The Syrian opposition coalition has denounced the Russia-backed deal as an attempt to “divide Syria”
A Russia-backed deal to set up "de-escalation zones" in mainly opposition-held areas of Syria has come into effect.
The agreement – supported by Turkey and Iran – is the first international attempt to reduce violence in the war-torn country that includes the implementation of armed foreign monitors on the ground.
The three countries are expected to police the four safe zones - although an official with Russia's military general staff said on Friday that other countries may eventually have a role to play.
The deal has been opposed by rebel forces who have insisted it lacks legitimacy – partly due to the involvement of Tehran in the negotiations.
The Syrian opposition coalition has denounced the deal as an attempt to “divide Syria” and hand government troops military victories they would otherwise be unable to achieve.
Fighting reportedly eased on Saturday as the zones came into effect - although battles continued on an important frontline near Hama, according to a monitoring group.
Russia remains Syrian President Bashar al-Assad's most powerful ally while Turkey has backed the opposition in the conflict.
Political and armed opposition groups have accused Russia of being unwilling or unable to get Assad and his Iranian-backed militia allies to respect past ceasefires.
The Syrian Observatory for Human Rights said there had been a reduction in fighting across Syria since the deal came into force, but warned it was too early to say whether it would last.
"The reduction in violence must be clear and lasting," Observatory Director Rami Abdulrahman told Reuters.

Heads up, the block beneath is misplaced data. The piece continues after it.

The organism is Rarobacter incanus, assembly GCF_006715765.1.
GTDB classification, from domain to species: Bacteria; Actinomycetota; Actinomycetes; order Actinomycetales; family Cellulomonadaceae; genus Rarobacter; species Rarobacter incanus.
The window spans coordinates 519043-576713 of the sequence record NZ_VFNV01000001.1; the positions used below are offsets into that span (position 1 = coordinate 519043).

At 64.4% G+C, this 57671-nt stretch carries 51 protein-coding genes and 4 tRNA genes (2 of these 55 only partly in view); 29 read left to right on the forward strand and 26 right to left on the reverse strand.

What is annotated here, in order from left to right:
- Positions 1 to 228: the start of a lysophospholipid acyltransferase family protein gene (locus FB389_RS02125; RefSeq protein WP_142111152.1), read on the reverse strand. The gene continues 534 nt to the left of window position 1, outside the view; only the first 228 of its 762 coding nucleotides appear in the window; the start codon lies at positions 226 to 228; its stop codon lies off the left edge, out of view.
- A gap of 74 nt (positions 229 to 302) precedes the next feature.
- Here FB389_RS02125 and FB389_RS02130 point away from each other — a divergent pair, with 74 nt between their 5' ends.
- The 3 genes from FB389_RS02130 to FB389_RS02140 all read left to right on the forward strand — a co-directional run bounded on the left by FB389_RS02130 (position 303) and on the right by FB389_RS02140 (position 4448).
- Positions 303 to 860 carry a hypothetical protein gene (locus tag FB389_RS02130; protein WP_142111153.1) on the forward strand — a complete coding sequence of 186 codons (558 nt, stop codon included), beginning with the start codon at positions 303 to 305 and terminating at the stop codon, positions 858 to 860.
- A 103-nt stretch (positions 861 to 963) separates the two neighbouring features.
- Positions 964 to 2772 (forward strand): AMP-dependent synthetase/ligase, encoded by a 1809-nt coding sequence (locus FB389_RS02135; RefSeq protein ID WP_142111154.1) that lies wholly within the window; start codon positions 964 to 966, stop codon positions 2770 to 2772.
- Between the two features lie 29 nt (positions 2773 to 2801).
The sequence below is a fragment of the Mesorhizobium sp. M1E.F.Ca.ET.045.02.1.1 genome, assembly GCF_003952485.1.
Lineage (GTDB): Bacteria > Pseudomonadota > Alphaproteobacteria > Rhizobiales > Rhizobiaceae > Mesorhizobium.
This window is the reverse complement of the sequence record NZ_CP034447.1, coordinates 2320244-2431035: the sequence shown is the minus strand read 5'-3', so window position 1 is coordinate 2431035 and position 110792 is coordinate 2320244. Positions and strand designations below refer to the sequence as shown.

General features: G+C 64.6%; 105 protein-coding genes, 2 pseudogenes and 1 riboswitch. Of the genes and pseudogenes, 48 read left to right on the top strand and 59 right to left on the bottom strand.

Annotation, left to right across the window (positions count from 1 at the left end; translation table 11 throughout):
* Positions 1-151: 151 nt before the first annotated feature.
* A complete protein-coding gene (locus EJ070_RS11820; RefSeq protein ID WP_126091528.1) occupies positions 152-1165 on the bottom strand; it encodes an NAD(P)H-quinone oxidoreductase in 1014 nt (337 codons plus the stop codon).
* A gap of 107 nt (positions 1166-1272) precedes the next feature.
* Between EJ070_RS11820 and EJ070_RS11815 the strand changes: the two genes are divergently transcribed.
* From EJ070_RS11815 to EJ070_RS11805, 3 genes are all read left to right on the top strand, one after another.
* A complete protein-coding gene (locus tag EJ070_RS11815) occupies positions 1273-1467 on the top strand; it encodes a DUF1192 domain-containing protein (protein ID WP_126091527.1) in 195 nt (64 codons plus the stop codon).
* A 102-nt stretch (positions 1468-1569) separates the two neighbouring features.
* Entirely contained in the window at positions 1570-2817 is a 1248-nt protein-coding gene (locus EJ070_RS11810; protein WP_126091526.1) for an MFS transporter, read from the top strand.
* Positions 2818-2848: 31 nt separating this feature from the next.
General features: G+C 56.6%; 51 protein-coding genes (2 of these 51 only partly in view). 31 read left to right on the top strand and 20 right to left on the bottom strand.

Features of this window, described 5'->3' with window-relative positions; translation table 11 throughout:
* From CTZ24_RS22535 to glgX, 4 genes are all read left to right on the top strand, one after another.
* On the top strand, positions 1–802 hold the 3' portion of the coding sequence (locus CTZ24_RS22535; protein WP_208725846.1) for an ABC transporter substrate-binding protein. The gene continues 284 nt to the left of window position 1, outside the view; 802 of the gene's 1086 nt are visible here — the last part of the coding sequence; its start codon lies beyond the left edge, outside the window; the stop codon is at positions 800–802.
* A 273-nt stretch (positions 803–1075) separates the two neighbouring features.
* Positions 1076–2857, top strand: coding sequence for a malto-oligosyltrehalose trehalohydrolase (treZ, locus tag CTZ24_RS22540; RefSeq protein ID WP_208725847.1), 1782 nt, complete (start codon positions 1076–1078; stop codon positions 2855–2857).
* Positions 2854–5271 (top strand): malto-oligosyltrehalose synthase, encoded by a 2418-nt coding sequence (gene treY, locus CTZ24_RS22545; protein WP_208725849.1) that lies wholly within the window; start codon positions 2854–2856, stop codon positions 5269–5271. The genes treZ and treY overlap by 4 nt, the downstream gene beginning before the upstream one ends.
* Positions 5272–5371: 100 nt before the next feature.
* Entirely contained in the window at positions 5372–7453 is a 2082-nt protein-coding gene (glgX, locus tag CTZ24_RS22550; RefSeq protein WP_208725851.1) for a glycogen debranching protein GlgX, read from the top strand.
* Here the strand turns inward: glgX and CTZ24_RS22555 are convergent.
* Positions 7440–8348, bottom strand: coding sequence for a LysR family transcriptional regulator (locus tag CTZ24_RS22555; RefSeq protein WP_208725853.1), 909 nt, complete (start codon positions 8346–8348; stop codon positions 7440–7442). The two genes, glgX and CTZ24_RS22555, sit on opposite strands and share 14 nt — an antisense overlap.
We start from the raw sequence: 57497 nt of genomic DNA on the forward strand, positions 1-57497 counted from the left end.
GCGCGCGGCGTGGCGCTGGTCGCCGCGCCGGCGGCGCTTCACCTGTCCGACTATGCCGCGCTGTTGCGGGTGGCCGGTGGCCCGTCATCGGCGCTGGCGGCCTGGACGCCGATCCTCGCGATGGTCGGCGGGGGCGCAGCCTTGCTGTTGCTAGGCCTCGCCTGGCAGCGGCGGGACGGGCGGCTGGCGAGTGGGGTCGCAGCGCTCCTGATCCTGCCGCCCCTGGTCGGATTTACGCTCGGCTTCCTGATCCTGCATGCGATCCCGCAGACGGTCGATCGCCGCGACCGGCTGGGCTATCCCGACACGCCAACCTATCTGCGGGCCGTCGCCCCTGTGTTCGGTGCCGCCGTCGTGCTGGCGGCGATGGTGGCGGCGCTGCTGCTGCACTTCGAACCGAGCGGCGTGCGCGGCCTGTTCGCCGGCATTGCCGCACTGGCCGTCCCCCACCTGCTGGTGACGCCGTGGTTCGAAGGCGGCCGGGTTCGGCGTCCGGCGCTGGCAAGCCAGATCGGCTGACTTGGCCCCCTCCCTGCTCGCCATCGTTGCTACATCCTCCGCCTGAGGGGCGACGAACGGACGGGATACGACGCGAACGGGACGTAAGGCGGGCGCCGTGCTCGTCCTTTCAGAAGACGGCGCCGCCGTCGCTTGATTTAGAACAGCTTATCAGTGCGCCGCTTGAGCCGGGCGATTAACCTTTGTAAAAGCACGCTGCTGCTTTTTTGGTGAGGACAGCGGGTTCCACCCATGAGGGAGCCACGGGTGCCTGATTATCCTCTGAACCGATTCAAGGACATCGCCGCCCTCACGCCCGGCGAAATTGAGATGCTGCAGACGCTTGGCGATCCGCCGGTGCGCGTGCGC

The rebel commander said the general level of violence was reduced, but added: "Regime attempts (to advance) in the Hama countryside continue."
The deal – which was agreed on Thursday and published today – will see four “de-escalation zones” established for a period of six months.
The zones could be extended after that period if the signatory countries agree.
Russian officials said it could be at least another month until the full details are worked out and the safe areas are fully established.
Weaponry and air strikes are to be banned within the zones – while no-fly zones will be introduced in the airspace overhead.
It is not yet clear whether the US Air Force will abide by the diminished air space regulations. The Pentagon has said the de-escalation agreement will not affect its campaign against ISIS.
The agreement also allows for the creation of the correct conditions for humanitarian access, medical assistance and for the return of displaced civilians to their homes.
The Syrian government has gained the upper hand in the six year conflict ever since Russia took on a more hands-on approach.
The Assad regime has warned that while it will abide by the agreement – it will continue fighting “terrorism” wherever it exists.
Most armed rebel groups are considered terrorists by the regime.